Before learning how to set up a 401(k) for employees: Are Americans saving enough for retirement?
You are probably busy finding the best health plans for your staff members, but how about their retirement? How do you set up a 401(k) for employees? Should you?
In a nutshell, a 401(k) is a retirement savings plan that offers tax incentives for savers, among other benefits. All 401(k) plan participants agree to have a percentage of every paycheck deposited directly into their investment accounts, while their employers might match these contributions.
It may be helpful first to review the usual behavior when it comes to retirement plans. According to an expert interview posted on Benefits Pro, almost 80% of people in America don’t save enough for retirement, and nearly half don’t save anything at all. Below are more interesting facts from the same article:
- One of the main reasons people don’t save enough for retirement is that most small and medium-sized companies don’t offer retirement plans.
- The interviewed expert affirms saving for retirement is usually made possible when employers offer a retirement plan to their employees.
- Employers’ decisions significantly affect whether or not employees participate in their plans and how much they personally contribute.
- Sponsors play an important role because they can offer company matching and auto-enrollment to increase participation.
As you can see, a person’s retirement plan is highly dependent on their employer. With recruiting and retaining employees top of mind for most employers, you can stand out from the crowd by providing a comprehensive benefits package that goes beyond attractive health insurance benefits. Incorporating 401(k)s into the package makes your offer more attractive and incentivizes employees to stay.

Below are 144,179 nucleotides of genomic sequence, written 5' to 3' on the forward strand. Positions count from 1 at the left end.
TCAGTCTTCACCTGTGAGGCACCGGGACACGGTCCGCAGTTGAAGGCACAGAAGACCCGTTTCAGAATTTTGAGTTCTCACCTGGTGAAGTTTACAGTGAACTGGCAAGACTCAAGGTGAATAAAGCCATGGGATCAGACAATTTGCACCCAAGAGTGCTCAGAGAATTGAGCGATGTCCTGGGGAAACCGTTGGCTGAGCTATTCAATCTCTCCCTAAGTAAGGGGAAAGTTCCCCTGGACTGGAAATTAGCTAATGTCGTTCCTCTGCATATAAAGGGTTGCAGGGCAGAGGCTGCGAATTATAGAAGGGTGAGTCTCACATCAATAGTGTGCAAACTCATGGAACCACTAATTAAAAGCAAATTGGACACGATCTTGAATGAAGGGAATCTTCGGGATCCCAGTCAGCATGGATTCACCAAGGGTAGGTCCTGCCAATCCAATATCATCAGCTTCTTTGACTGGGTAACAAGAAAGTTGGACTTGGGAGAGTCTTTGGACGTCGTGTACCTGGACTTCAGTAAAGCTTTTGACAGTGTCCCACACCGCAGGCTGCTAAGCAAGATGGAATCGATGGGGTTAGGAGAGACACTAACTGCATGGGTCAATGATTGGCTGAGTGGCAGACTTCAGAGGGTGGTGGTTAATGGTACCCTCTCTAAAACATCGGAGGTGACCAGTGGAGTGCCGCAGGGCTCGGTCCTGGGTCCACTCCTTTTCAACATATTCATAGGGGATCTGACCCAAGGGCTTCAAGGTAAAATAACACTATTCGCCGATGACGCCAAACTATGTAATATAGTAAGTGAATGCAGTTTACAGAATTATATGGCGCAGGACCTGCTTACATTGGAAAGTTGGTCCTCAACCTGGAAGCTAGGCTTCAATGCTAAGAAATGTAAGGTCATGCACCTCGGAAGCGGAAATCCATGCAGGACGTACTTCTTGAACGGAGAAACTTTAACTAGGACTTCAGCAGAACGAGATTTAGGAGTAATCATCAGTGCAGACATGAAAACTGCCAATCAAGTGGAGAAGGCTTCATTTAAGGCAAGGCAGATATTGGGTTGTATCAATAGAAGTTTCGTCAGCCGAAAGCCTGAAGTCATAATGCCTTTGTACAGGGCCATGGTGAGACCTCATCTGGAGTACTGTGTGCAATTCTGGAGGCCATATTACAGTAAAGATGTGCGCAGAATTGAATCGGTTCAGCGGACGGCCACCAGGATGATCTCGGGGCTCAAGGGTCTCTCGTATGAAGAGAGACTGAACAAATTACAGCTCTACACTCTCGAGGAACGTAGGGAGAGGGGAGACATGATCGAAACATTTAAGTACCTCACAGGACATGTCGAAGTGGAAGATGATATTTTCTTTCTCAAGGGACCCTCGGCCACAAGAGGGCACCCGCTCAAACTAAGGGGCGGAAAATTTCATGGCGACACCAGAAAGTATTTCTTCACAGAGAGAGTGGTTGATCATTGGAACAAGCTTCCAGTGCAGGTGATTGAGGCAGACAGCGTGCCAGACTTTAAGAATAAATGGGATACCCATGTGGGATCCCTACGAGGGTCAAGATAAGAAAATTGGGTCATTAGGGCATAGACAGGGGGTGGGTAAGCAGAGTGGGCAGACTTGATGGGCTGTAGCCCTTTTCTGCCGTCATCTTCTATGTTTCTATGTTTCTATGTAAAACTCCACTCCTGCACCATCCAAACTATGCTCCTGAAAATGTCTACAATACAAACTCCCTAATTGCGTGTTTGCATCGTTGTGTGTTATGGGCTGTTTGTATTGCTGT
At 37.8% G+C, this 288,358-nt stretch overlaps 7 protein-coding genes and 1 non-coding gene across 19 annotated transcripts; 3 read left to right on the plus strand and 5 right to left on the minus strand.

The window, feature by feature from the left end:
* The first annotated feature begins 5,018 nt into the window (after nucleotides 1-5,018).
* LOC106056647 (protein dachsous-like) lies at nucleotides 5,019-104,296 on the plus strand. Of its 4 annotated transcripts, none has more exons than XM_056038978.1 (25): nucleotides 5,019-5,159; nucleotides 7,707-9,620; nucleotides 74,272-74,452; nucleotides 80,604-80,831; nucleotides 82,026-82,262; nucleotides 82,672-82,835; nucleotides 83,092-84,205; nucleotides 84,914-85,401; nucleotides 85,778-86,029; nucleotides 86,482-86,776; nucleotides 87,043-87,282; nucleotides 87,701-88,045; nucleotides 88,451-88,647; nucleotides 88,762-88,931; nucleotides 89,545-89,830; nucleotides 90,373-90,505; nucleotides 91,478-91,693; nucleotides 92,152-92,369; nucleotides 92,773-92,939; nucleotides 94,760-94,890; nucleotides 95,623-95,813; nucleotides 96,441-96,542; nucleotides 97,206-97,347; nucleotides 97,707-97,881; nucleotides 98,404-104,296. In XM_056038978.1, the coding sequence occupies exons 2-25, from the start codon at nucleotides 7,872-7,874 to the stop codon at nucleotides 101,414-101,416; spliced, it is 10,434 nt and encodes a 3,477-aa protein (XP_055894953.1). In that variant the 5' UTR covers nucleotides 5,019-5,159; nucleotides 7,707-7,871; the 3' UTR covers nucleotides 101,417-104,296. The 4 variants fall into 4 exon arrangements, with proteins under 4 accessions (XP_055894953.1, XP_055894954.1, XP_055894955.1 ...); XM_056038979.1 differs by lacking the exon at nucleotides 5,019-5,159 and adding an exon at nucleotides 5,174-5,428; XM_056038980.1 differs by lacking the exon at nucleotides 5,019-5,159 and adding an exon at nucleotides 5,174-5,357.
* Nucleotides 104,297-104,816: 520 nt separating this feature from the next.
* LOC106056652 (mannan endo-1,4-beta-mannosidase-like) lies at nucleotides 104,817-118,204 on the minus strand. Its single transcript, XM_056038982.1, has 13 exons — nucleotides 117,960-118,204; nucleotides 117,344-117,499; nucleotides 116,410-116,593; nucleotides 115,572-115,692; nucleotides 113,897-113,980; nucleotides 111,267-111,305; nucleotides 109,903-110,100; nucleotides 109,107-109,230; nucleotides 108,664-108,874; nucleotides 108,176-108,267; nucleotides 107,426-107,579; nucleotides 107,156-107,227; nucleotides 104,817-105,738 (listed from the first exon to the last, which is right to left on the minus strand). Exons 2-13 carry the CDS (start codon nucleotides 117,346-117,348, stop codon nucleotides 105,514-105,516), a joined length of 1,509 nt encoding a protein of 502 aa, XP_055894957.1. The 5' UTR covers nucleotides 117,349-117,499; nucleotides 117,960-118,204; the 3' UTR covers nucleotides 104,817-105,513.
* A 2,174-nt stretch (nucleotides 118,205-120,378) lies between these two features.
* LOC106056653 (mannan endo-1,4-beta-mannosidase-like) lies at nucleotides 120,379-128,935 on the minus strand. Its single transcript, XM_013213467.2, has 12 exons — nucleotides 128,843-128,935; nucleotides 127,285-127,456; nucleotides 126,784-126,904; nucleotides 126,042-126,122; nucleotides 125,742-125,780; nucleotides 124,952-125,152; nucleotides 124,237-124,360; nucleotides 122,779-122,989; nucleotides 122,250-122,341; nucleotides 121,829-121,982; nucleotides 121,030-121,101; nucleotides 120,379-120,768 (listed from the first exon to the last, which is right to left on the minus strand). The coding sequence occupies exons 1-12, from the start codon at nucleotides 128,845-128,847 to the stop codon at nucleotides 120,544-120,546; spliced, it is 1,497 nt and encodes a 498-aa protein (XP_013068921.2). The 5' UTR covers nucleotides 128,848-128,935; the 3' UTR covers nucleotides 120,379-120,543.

Why are 401(k) plans beneficial to small businesses?
Referencing the guide 401(k) Plans for Small Businesses from the U.S. Department of Labor’s Employee Benefits Security Administration (EBSA) and the Internal Revenue Service (IRS), these plans promote your employee’s financial security and bring you several advantages as a small business owner:
- 401(k)s help you recruit and retain qualified employees, as mentioned above.
- If you contribute to an employee’s account, you can claim a tax deduction.
- Diversifying investment vehicles will allow the money contributed to grow.
- Employer contributions are deductible, and earnings and contributions are tax-deferred until distribution.
- When employees leave the company, their benefits follow them, reducing the amount of administrative work.
In light of these benefits, you may want to know how to set up a 401(k) for employees. Read on to learn.
How to set up a 401(k) for employees and include it in your company’s benefits package
The IRS answers how to set up a 401(k) for employees in the following four steps:
1) Create a written plan
You will first need to determine which type of 401(k) plan you should create: A traditional 401(k), a safe harbor 401(k), or a SIMPLE 401(k) plan. From the three types of plans, a traditional 401(k) offers the most flexibility. You can choose to make contributions on behalf of all participants, match employees’ deferrals, or do both.